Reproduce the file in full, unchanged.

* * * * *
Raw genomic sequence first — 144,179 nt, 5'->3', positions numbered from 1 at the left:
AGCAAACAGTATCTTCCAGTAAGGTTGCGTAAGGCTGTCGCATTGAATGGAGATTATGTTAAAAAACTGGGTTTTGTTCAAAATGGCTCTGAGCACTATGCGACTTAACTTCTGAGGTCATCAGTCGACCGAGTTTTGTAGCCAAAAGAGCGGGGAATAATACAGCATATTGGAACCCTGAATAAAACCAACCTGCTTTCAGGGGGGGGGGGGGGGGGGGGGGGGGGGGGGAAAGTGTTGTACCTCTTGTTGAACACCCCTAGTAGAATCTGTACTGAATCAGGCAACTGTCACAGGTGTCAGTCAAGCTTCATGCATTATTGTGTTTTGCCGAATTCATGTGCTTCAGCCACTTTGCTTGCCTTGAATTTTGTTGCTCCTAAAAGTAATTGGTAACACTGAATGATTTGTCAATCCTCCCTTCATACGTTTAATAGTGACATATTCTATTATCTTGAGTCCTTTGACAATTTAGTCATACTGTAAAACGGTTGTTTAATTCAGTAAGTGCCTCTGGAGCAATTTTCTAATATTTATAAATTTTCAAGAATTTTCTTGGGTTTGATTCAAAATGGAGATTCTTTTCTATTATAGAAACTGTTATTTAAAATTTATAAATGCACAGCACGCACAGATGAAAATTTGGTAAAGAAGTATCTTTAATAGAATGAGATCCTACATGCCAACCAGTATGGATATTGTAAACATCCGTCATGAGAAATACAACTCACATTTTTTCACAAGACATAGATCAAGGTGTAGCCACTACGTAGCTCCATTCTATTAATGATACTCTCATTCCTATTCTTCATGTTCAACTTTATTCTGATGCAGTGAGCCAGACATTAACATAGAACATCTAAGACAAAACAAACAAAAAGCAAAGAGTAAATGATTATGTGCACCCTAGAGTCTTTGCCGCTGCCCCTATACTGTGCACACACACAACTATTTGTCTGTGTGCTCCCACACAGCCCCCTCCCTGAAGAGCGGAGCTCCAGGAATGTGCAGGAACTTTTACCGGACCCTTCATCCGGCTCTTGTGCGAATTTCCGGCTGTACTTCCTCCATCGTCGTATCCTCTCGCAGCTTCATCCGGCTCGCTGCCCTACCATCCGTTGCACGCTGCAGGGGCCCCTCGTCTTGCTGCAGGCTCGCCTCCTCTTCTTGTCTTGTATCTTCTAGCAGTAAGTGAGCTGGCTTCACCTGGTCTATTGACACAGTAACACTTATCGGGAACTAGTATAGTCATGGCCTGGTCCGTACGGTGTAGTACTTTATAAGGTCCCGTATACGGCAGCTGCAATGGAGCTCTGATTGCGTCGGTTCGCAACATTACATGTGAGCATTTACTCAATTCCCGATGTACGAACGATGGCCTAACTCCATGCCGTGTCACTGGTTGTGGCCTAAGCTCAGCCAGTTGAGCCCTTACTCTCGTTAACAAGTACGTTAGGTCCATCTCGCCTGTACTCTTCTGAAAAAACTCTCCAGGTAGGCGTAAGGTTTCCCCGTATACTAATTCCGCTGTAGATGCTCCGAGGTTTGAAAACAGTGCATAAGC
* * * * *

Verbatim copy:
Raw genomic sequence first — 144,179 nt, 5'->3', positions numbered from 1 at the left:
AGCAAACAGTATCTTCCAGTAAGGTTGCGTAAGGCTGTCGCATTGAATGGAGATTATGTTAAAAAACTGGGTTTTGTTCAAAATGGCTCTGAGCACTATGCGACTTAACTTCTGAGGTCATCAGTCGACCGAGTTTTGTAGCCAAAAGAGCGGGGAATAATACAGCATATTGGAACCCTGAATAAAACCAACCTGCTTTCAGGGGGGGGGGGGGGGGGGGGGGGGGGGGGGAAAGTGTTGTACCTCTTGTTGAACACCCCTAGTAGAATCTGTACTGAATCAGGCAACTGTCACAGGTGTCAGTCAAGCTTCATGCATTATTGTGTTTTGCCGAATTCATGTGCTTCAGCCACTTTGCTTGCCTTGAATTTTGTTGCTCCTAAAAGTAATTGGTAACACTGAATGATTTGTCAATCCTCCCTTCATACGTTTAATAGTGACATATTCTATTATCTTGAGTCCTTTGACAATTTAGTCATACTGTAAAACGGTTGTTTAATTCAGTAAGTGCCTCTGGAGCAATTTTCTAATATTTATAAATTTTCAAGAATTTTCTTGGGTTTGATTCAAAATGGAGATTCTTTTCTATTATAGAAACTGTTATTTAAAATTTATAAATGCACAGCACGCACAGATGAAAATTTGGTAAAGAAGTATCTTTAATAGAATGAGATCCTACATGCCAACCAGTATGGATATTGTAAACATCCGTCATGAGAAATACAACTCACATTTTTTCACAAGACATAGATCAAGGTGTAGCCACTACGTAGCTCCATTCTATTAATGATACTCTCATTCCTATTCTTCATGTTCAACTTTATTCTGATGCAGTGAGCCAGACATTAACATAGAACATCTAAGACAAAACAAACAAAAAGCAAAGAGTAAATGATTATGTGCACCCTAGAGTCTTTGCCGCTGCCCCTATACTGTGCACACACACAACTATTTGTCTGTGTGCTCCCACACAGCCCCCTCCCTGAAGAGCGGAGCTCCAGGAATGTGCAGGAACTTTTACCGGACCCTTCATCCGGCTCTTGTGCGAATTTCCGGCTGTACTTCCTCCATCGTCGTATCCTCTCGCAGCTTCATCCGGCTCGCTGCCCTACCATCCGTTGCACGCTGCAGGGGCCCCTCGTCTTGCTGCAGGCTCGCCTCCTCTTCTTGTCTTGTATCTTCTAGCAGTAAGTGAGCTGGCTTCACCTGGTCTATTGACACAGTAACACTTATCGGGAACTAGTATAGTCATGGCCTGGTCCGTACGGTGTAGTACTTTATAAGGTCCCGTATACGGCAGCTGCAATGGAGCTCTGATTGCGTCGGTTCGCAACATTACATGTGAGCATTTACTCAATTCCCGATGTACGAACGATGGCCTAACTCCATGCCGTGTCACTGGTTGTGGCCTAAGCTCAGCCAGTTGAGCCCTTACTCTCGTTAACAAGTACGTTAGGTCCATCTCGCCTGTACTCTTCTGAAAAAACTCTCCAGGTAGGCGTAAGGTTTCCCCGTATACTAATTCCGCTGTAGATGCTCCGAGGTTTGAAAACAGTGCATAAGC